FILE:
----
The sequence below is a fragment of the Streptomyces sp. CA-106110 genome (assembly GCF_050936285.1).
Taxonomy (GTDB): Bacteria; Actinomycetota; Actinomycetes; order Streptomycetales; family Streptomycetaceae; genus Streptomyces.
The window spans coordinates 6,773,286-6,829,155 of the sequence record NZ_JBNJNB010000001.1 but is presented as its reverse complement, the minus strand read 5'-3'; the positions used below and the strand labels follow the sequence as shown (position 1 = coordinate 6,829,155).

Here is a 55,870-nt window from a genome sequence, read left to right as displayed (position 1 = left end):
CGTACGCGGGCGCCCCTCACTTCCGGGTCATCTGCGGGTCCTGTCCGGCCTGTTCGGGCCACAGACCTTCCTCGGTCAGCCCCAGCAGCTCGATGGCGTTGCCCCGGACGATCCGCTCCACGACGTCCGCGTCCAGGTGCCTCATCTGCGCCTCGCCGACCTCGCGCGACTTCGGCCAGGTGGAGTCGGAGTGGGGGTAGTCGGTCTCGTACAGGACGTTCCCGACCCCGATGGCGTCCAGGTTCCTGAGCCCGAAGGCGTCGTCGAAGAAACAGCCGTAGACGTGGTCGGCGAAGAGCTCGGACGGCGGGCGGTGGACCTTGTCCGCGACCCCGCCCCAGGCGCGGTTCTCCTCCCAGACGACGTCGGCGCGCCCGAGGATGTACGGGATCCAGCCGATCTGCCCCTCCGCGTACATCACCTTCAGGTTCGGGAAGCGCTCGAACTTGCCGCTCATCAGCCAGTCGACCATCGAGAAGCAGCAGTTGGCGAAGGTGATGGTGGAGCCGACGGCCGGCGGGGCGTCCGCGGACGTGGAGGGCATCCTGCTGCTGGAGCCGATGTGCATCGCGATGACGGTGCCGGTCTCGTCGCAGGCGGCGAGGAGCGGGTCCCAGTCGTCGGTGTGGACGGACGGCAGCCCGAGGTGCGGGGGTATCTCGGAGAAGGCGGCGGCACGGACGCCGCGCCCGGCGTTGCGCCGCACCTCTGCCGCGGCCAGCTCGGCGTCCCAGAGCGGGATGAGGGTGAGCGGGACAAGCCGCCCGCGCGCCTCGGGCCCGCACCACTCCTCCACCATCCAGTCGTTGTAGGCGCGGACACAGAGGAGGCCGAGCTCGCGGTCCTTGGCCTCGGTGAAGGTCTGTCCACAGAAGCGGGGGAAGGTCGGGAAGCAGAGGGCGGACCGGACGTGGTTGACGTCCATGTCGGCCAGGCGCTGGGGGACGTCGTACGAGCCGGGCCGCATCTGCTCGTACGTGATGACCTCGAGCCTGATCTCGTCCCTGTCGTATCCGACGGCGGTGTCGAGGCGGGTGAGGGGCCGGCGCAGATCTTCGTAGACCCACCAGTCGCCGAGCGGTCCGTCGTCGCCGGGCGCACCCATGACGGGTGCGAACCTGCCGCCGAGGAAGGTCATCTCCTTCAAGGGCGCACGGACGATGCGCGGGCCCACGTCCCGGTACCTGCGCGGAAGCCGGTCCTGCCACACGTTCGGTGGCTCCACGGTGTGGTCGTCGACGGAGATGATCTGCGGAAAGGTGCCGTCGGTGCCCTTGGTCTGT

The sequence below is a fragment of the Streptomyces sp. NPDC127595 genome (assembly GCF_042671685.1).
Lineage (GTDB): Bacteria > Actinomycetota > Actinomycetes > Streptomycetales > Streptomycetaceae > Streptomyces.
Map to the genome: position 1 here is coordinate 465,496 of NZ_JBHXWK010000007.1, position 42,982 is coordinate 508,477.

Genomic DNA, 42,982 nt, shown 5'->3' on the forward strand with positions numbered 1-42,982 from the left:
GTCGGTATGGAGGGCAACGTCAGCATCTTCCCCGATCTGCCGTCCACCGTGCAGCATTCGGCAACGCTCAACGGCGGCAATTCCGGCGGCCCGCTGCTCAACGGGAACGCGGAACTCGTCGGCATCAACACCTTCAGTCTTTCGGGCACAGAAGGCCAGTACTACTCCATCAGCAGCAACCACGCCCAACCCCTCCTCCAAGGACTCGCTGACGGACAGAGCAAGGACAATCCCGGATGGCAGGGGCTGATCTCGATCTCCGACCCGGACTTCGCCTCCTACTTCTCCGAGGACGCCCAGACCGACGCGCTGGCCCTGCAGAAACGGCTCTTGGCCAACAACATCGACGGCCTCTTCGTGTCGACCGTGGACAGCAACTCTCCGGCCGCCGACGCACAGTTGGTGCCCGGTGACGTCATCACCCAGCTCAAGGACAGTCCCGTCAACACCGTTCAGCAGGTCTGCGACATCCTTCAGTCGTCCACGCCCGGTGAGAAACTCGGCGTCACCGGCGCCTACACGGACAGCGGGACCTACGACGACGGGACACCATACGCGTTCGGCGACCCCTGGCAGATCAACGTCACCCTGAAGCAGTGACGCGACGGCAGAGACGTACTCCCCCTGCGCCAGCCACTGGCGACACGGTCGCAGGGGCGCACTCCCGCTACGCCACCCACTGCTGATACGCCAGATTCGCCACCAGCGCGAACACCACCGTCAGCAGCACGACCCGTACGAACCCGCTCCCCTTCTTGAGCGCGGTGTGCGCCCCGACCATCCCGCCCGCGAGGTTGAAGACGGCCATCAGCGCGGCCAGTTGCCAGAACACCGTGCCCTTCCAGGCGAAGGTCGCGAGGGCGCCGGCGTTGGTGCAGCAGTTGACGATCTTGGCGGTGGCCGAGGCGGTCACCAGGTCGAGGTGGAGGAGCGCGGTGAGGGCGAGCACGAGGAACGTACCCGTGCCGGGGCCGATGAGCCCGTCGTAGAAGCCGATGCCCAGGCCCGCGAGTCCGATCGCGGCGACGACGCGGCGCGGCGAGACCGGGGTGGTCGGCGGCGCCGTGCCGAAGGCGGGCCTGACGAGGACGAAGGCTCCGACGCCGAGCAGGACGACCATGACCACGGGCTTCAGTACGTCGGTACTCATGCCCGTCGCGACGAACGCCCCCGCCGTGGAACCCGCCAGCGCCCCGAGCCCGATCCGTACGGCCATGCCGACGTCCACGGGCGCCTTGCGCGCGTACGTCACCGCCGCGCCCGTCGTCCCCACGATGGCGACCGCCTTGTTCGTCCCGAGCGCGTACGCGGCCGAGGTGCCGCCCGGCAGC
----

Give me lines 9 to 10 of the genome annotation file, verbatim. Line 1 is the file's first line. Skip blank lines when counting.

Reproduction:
Genomic DNA, 42,982 nt, shown 5'->3' on the forward strand with positions numbered 1-42,982 from the left:
GTCGGTATGGAGGGCAACGTCAGCATCTTCCCCGATCTGCCGTCCACCGTGCAGCATTCGGCAACGCTCAACGGCGGCAATTCCGGCGGCCCGCTGCTCAACGGGAACGCGGAACTCGTCGGCATCAACACCTTCAGTCTTTCGGGCACAGAAGGCCAGTACTACTCCATCAGCAGCAACCACGCCCAACCCCTCCTCCAAGGACTCGCTGACGGACAGAGCAAGGACAATCCCGGATGGCAGGGGCTGATCTCGATCTCCGACCCGGACTTCGCCTCCTACTTCTCCGAGGACGCCCAGACCGACGCGCTGGCCCTGCAGAAACGGCTCTTGGCCAACAACATCGACGGCCTCTTCGTGTCGACCGTGGACAGCAACTCTCCGGCCGCCGACGCACAGTTGGTGCCCGGTGACGTCATCACCCAGCTCAAGGACAGTCCCGTCAACACCGTTCAGCAGGTCTGCGACATCCTTCAGTCGTCCACGCCCGGTGAGAAACTCGGCGTCACCGGCGCCTACACGGACAGCGGGACCTACGACGACGGGACACCATACGCGTTCGGCGACCCCTGGCAGATCAACGTCACCCTGAAGCAGTGACGCGACGGCAGAGACGTACTCCCCCTGCGCCAGCCACTGGCGACACGGTCGCAGGGGCGCACTCCCGCTACGCCACCCACTGCTGATACGCCAGATTCGCCACCAGCGCGAACACCACCGTCAGCAGCACGACCCGTACGAACCCGCTCCCCTTCTTGAGCGCGGTGTGCGCCCCGACCATCCCGCCCGCGAGGTTGAAGACGGCCATCAGCGCGGCCAGTTGCCAGAACACCGTGCCCTTCCAGGCGAAGGTCGCGAGGGCGCCGGCGTTGGTGCAGCAGTTGACGATCTTGGCGGTGGCCGAGGCGGTCACCAGGTCGAGGTGGAGGAGCGCGGTGAGGGCGAGCACGAGGAACGTACCCGTGCCGGGGCCGATGAGCCCGTCGTAGAAGCCGATGCCCAGGCCCGCGAGTCCGATCGCGGCGACGACGCGGCGCGGCGAGACCGGGGTGGTCGGCGGCGCCGTGCCGAAGGCGGGCCTGACGAGGACGAAGGCTCCGACGCCGAGCAGGACGACCATGACCACGGGCTTCAGTACGTCGGTACTCATGCCCGTCGCGACGAACGCCCCCGCCGTGGAACCCGCCAGCGCCCCGAGCCCGATCCGTACGGCCATGCCGACGTCCACGGGCGCCTTGCGCGCGTACGTCACCGCCGCGCCCGTCGTCCCCACGATGGCGACCGCCTTGTTCGTCCCGAGCGCGTACGCGGCCGAGGTGCCGCCCGGCAGC